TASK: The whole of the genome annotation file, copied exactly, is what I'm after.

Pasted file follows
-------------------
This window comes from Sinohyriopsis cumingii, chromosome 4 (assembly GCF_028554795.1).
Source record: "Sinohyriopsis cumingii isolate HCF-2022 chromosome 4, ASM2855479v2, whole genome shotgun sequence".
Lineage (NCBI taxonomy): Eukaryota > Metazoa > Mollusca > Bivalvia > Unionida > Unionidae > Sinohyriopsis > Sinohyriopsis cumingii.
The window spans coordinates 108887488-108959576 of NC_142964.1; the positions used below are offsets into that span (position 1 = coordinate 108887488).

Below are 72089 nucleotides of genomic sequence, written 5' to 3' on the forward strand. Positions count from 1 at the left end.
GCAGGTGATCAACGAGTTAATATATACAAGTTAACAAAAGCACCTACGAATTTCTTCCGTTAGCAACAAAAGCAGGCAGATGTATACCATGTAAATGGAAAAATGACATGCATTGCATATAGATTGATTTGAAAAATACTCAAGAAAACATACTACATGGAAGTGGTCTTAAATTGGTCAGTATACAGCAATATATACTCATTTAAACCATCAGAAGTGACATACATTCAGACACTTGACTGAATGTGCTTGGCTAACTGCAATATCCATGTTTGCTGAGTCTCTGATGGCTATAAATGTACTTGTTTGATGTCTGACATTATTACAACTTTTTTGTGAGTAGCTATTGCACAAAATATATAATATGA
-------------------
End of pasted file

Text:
This window comes from Sinohyriopsis cumingii, chromosome 4 (assembly GCF_028554795.1).
Source record: "Sinohyriopsis cumingii isolate HCF-2022 chromosome 4, ASM2855479v2, whole genome shotgun sequence".
Lineage (NCBI taxonomy): Eukaryota > Metazoa > Mollusca > Bivalvia > Unionida > Unionidae > Sinohyriopsis > Sinohyriopsis cumingii.
The window spans coordinates 108887488-108959576 of NC_142964.1; the positions used below are offsets into that span (position 1 = coordinate 108887488).

Below are 72089 nucleotides of genomic sequence, written 5' to 3' on the forward strand. Positions count from 1 at the left end.
GCAGGTGATCAACGAGTTAATATATACAAGTTAACAAAAGCACCTACGAATTTCTTCCGTTAGCAACAAAAGCAGGCAGATGTATACCATGTAAATGGAAAAATGACATGCATTGCATATAGATTGATTTGAAAAATACTCAAGAAAACATACTACATGGAAGTGGTCTTAAATTGGTCAGTATACAGCAATATATACTCATTTAAACCATCAGAAGTGACATACATTCAGACACTTGACTGAATGTGCTTGGCTAACTGCAATATCCATGTTTGCTGAGTCTCTGATGGCTATAAATGTACTTGTTTGATGTCTGACATTATTACAACTTTTTTGTGAGTAGCTATTGCACAAAATATATAATATGA